For verification, we construct, at each time for each signer, a training matrix from 10 signatures (five genuine and five fraudulent ones). Then we test the remaining signatures (genuine and fraudulent) to see which are rejected or accepted. If the genuine testing signature is recognized as genuine, it is signified as a true positive (TP) result, but if it is recognized as a fraud, it is signified as a false negative (FN) result. On the other hand, if the fraudulent testing signature is recognized as a fraud it is signified as a true negative (TN) result, but if it is recognized as genuine, it is signified as a false negative (FP) result. This means, the system has Jbeen tested for its accuracy and effectiveness on the 900 classes, which contains both their genuine and skilled fraudulent signature sample counterparts’ (24 genuine signatures and 30 fraudulent signatures per class). At each time, five genuine signatures and five fraudulent signatures of a particular class were trained. Figure 8 illustrates the verification rate results obtained with regard to the genuine testing signatures (GTS) and the fraudulent testing signatures (FTS) and for three types of entropy (threshold, log energy and Shannon). WPENN (Figure 8a) and DWENN (Figure 8b) were involved in the experiment. We can notice that the result of WPENN at threshold entropy is the best.
For comparison purposes, a support vector machine (SVM) [52] classifier is utilized instead of PNN. Table 5 contains the verification rate results with regards to GTS and FTS for WPENN, DWENN, WP with SVM (WPESVM) and DWT with SVM (DWESVM). The experiments were conducted over different wavelet functions selected for the best recognition rate. The best recognition rate was achieved for WPENN, at 87.14% for GTS and 74.22% for FTS. In general, Bior2.2 wavelet (its results are bold in the table) function had the highest average calculated for all the methods. SVM had very good results for FTS, particularly in DWESVM.
Table 6 contains the verification rate results with regards to GTS and FTS for WPENN, DWENN, WPESVM and SVM (DWESVM), with a radial basis SVM, with margin parameter C and a Gaussian kernel with parameter G. C and G were optimized through a grid-search with 1 < C < 104 and 1 < G < 103.
The experiments were conducted over different wavelet transform levels (2, 3, 4 and 5). The best recognition rate achieved for WPENN reached 87.14% for GTS and 74.22% for FTS at level 5 (its results are in bold). In general, level 5 had the highest average calculated for all the methods. We can see that SVM is competitive for PNN particularly for FTS.
In the case of systems that are tested under dissimilar, either unpredicted or predicted conditions (it is to extract objective conclusions), it is very difficult to judge quality. Bearing in mind these restrictions, several systems that are known in the literature methods were used for comparison. Taking into consideration these limitations the same database (GPDS960), some testing samples and some training samples were used. Table 7 shows the performance of several system proposal results.
The Gaussian Mixture Model (GMM) applied on the sums of the direct signatures matrix rows (without using any extra transformation of the raw data) denoted by RGMM, the GMM applied on the sums of the direct signatures matrix rows and columns denoted by row column GMM (RCGMM), and the GMM applied on the Fast Fourier Transform (FFT) of the vector of the sums of the direct signatures matrix rows and columns denoted by FFTGMM were utilized for comparison. Besides, for these above-mentioned methods, the PNN was investigated, providing that the same feature vectors were considered: the PNN with sums of the direct signatures matrix rows (RPNN), the PNN with sums of the direct signatures matrix rows and columns (RCPNN), the PNN [51] with the sums of the direct signatures matrix rows (RPNN), and the PNN with FFT of the vector of the sums of the direct signatures rows and columns (FFTPNN) [57]. The results are tabulated in Table 7. In this table, the best performance achieved was for our proposed method. We claim that our proposal results would also progress if combined with other systems or by adding original or derived features. In Table 7, the confidence interval was introduced for each method. The confidence interval states that 95% of the determined recognition rates for different signers are contained in this interval. A wider confidence interval is a bad database sign or not a good feature extraction method. In conclusion, all intervals calculated for presented methods in Table 7 are sensible. Concerning the second database B, it had a slightly better rate, reaching 92.87%.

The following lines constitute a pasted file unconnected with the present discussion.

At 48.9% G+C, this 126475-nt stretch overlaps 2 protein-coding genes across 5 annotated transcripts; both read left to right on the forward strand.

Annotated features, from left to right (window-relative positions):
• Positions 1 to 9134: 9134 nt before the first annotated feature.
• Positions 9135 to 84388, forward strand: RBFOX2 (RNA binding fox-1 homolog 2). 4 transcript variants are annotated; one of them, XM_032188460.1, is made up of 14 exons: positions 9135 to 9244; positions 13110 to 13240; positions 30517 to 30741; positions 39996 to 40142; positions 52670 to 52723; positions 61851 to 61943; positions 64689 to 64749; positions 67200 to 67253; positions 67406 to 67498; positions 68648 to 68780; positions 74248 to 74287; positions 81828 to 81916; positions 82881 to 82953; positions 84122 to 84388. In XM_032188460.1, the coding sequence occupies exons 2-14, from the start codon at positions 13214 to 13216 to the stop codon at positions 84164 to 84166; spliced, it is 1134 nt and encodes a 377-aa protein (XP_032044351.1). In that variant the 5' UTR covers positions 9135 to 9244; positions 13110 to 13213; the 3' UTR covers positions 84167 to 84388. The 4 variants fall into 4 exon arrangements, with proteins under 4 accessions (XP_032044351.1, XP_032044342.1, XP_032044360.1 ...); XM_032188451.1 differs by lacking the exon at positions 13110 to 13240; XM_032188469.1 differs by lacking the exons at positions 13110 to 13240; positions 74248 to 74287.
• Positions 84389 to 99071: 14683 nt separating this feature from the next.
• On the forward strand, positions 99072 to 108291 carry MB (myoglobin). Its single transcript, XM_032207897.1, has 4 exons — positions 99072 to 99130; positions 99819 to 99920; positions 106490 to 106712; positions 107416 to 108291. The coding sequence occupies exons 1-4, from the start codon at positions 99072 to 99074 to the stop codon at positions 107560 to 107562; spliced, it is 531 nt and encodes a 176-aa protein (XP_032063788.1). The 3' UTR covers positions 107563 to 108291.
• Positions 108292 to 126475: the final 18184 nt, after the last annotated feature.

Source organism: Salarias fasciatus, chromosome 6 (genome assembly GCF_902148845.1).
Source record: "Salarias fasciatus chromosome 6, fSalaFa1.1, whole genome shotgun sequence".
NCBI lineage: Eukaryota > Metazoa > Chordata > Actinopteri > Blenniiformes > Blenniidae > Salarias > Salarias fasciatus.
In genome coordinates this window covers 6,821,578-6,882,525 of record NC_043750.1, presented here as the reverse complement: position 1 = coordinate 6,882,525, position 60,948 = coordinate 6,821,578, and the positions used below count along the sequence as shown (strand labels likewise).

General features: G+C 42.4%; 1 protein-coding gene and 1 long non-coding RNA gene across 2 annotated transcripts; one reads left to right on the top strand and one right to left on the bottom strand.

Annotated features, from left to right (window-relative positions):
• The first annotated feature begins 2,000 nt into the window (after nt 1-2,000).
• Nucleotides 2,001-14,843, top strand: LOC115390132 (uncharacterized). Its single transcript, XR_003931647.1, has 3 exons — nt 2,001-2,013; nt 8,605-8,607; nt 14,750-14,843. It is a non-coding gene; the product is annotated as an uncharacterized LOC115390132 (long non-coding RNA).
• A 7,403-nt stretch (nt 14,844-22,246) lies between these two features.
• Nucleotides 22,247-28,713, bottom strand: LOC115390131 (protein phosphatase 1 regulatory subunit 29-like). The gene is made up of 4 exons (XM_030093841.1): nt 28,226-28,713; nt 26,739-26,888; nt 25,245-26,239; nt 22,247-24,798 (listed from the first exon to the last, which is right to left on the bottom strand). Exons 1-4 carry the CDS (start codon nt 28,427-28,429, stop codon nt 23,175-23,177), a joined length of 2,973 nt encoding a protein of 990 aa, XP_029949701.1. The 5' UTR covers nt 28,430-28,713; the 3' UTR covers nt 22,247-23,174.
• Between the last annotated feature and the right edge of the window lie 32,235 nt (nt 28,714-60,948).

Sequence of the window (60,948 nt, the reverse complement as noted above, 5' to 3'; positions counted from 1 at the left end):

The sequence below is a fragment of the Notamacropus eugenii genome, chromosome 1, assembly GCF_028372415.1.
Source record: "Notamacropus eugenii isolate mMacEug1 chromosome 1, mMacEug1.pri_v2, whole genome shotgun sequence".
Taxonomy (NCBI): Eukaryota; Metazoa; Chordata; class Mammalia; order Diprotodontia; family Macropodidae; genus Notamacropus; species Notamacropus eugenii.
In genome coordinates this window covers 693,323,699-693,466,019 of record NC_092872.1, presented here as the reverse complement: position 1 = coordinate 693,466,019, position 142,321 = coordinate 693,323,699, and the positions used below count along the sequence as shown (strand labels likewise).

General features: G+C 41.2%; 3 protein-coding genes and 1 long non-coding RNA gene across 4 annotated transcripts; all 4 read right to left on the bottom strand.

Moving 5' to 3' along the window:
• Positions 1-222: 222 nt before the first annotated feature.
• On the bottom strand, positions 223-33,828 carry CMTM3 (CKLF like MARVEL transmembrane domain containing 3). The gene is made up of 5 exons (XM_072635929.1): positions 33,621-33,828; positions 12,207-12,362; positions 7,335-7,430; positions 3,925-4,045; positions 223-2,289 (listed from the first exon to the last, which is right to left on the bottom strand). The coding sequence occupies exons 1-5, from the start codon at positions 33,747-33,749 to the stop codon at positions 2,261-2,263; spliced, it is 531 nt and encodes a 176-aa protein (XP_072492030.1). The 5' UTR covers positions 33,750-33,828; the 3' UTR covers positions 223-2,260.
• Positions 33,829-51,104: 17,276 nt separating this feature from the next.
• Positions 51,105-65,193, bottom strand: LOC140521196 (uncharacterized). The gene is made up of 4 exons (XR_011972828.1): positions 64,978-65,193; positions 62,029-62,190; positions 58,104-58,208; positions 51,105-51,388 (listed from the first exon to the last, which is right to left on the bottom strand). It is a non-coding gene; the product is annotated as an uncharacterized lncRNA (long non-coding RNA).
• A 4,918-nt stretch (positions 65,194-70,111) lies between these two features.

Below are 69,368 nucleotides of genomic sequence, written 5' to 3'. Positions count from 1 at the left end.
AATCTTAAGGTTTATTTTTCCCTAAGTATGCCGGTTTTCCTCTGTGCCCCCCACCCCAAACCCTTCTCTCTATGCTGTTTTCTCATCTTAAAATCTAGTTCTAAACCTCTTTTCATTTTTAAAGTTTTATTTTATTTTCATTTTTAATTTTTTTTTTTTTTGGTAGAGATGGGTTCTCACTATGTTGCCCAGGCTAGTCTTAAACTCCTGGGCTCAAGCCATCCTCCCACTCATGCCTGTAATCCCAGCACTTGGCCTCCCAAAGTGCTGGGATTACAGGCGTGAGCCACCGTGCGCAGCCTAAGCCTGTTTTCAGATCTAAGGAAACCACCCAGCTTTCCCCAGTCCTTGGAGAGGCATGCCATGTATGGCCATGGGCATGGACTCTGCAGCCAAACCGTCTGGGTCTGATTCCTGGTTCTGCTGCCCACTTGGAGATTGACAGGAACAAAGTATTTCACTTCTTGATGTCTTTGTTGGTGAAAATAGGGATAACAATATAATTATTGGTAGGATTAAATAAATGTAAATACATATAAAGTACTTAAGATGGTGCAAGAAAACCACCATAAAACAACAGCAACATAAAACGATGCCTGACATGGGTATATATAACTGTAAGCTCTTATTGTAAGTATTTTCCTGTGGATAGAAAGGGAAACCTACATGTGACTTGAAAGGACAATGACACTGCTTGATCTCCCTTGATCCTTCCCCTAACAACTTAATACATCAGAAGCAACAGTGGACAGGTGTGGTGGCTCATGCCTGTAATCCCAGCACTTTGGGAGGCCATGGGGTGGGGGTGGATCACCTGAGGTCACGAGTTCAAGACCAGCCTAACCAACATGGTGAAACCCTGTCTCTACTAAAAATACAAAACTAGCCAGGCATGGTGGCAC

Figure 9 illustrates the comparison results between several feature extraction methods based on False reject rate (FRR) = FN/(TP + FN) and False accept rate (FAR) = FP/(FP + TN). Some genuine signatures are correctly classified as positive (TP), while others are classified as negative (FN); likewise, some fraud signatures are correctly classified as negative (TN), while some are classified as positive (FP). In our experiments, six feature extraction methods were involved in the experimental investigation by testing the first 900 signers from GPDS960 offline signature database. These methods are: the proposed WPE method; DWT with threshold entropy (DE); FFT applied on the rows and columns [47]; Shannon entropy applied directly on the rows and columns (DS); mix of Threshold, Log energy and Shannon applied on WP (WPME) and mix of Threshold, Log energy and Shannon applied on DWT (DME) [18,56]; mix of Threshold, Log energy and Shannon applied on WP (WPME); and a mix of Threshold, Log energy and Shannon applied on DWT (DME). For FRR, the best results were achieved by WPE and DS; WPE was better. For FAR, the best results were achieved by WPE, FFT and DME; DME was the best. The averages of the FAR and FRR results were calculated for the six methods, and the ones for WPE was the best.